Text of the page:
In response to the coronavirus pandemic, the ITU has created a new platform for governments and companies to help protect global telecom networks.
With millions across the world now working from home where possible – and many out of work – telecoms and broadband networks are under enormous pressure to meet increased demand. Now, the International Telecoms Union (ITU) – a body of the UN – has announced a new global platform to assist national policymakers, regulators and industry stakeholders to ensure that networks are kept operational and telecommunication services are available to all.
ITU secretary-general Houlin Zhao said in a statement that this platform will share and pool experiences and initiatives, as well as policy and regulatory measures designed to help ensure communities remain connected both during and after the ongoing pandemic.
Some examples already put forward by national regulators include OSIPTEL Peru ensuring that telecom services cannot be suspended or terminated for lack of payment during the current crisis, with additional traffic management giving priority to teleworking, e-health and online education tools.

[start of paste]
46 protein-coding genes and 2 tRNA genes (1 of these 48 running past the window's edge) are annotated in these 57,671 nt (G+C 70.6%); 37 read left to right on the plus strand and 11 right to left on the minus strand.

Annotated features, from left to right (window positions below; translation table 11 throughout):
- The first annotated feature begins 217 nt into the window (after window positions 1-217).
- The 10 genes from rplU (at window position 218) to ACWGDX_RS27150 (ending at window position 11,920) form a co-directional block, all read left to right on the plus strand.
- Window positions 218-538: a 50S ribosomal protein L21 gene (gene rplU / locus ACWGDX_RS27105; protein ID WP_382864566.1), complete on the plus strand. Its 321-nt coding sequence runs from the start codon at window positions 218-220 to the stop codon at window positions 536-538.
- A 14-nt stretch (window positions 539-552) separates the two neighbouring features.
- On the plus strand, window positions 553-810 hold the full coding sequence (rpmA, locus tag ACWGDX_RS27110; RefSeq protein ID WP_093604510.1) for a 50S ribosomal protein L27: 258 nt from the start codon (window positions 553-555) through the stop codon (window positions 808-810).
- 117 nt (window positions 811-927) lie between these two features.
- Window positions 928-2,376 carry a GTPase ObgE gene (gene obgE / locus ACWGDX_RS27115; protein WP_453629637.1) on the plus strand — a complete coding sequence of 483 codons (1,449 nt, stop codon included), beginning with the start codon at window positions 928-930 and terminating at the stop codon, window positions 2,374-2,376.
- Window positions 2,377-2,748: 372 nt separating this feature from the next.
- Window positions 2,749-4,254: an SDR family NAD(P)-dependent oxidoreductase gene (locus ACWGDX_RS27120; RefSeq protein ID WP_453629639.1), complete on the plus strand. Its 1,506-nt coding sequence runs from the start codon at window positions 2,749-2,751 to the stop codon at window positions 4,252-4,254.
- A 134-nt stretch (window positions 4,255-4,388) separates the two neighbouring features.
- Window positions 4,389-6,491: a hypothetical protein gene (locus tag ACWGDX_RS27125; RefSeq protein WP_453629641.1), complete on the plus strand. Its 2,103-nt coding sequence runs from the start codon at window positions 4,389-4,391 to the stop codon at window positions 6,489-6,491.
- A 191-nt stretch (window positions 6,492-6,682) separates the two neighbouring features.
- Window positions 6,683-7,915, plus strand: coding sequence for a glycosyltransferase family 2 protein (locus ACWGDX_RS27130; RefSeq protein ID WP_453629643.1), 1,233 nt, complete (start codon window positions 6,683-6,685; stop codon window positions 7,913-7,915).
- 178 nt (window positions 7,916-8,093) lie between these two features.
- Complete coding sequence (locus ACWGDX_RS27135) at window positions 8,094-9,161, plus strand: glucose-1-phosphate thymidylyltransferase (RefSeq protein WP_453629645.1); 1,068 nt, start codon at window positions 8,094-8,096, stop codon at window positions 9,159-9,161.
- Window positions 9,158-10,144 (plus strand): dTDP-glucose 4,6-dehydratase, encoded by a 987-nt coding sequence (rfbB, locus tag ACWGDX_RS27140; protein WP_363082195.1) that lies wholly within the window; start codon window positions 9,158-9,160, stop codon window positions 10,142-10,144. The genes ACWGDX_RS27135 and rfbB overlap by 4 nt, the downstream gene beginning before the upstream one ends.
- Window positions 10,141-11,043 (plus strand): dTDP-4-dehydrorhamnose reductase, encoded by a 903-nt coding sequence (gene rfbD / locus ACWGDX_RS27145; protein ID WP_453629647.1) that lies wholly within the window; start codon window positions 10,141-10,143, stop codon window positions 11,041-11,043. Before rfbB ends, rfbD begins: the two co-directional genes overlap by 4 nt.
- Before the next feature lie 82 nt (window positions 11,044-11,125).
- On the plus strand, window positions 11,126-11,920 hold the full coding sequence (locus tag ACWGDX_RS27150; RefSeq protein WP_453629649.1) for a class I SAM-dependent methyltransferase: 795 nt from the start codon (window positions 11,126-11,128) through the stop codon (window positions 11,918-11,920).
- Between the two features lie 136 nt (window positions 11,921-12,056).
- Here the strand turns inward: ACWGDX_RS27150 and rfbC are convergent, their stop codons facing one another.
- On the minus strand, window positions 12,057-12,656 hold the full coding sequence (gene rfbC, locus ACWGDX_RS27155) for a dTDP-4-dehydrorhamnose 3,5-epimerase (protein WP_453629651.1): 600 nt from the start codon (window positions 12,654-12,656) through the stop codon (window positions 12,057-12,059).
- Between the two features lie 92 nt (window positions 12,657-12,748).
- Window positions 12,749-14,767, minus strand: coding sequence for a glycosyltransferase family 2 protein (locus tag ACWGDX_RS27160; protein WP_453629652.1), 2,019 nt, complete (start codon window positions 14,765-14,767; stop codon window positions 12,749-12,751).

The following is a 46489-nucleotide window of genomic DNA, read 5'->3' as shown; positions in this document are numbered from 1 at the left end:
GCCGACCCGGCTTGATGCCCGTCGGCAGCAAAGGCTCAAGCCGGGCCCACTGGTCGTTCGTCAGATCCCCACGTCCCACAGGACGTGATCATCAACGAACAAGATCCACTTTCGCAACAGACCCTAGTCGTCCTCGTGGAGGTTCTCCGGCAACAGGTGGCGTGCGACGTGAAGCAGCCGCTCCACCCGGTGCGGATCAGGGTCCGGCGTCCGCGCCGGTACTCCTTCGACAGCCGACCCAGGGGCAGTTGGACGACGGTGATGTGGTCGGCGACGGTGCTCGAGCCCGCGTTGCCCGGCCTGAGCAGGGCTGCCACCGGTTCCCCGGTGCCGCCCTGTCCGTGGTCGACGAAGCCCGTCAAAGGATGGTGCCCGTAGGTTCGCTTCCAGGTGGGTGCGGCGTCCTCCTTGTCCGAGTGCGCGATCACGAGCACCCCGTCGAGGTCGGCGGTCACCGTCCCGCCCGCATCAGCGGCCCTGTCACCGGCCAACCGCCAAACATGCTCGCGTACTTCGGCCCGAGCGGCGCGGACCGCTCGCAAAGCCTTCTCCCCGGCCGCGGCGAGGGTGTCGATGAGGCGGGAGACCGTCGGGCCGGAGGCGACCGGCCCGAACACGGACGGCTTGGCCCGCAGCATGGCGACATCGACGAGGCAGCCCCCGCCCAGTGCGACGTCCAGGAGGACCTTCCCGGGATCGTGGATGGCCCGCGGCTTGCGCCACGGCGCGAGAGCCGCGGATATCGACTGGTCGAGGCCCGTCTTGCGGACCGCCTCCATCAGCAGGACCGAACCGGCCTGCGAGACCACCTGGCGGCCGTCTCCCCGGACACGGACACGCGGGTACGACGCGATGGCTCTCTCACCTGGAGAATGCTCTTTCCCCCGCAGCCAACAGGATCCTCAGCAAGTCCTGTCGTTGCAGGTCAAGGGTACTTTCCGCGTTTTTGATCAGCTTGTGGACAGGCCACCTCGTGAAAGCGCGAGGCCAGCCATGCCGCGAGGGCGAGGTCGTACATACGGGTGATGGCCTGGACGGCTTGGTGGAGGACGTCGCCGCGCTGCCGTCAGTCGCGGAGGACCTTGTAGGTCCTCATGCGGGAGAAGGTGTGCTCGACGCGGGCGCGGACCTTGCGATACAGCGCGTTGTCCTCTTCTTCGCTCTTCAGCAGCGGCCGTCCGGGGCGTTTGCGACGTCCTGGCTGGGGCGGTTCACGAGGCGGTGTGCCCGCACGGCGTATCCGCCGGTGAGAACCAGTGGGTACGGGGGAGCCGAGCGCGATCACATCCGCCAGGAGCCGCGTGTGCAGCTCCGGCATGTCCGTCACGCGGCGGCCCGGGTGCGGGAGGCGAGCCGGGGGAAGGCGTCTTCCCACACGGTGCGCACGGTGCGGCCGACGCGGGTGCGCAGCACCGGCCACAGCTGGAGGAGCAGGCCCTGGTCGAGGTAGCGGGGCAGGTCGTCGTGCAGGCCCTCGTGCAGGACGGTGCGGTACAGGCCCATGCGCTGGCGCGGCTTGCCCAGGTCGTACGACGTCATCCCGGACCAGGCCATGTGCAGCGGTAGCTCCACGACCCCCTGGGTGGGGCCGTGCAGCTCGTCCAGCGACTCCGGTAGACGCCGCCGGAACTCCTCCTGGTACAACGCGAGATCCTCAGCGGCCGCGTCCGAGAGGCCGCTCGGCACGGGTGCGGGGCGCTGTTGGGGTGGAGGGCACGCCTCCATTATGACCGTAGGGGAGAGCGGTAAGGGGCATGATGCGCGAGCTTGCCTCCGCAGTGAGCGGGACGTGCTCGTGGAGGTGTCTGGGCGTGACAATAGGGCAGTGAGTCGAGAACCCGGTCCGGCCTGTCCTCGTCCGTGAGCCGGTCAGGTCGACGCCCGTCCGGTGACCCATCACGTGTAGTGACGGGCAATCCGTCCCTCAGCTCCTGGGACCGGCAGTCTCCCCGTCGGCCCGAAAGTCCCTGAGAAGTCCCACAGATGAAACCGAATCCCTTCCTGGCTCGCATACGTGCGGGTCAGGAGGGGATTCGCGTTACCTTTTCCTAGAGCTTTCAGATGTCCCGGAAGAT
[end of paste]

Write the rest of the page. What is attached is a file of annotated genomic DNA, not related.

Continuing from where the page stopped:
On the network operator side, Telefónica Spain announced it was to increase the monthly data allowance of all customers by 30GB for the next two months at no extra cost.
‘Time is of the essence’
“This new ITU platform will provide countries struggling to find appropriate solutions to ensure their networks’ resiliency with relevant and trustworthy information and expertise on how to cope with the stresses faced by their infrastructure,” Houlin said.
“And because time is of the essence, it will give those countries that still have time to prepare an opportunity to learn from what is being done elsewhere – from emergency spectrum reassignments to guidelines for consumers on responsible use.
“Serving initially as an informative tool, the Global Network Resiliency platform will soon be expanded to provide an interactive and engaging platform for continuous sharing throughout this crisis and beyond.”
The ITU is currently working with several countries to develop national emergency telecommunication plans, such as setting up monitoring systems and providing emergency telecommunications equipment.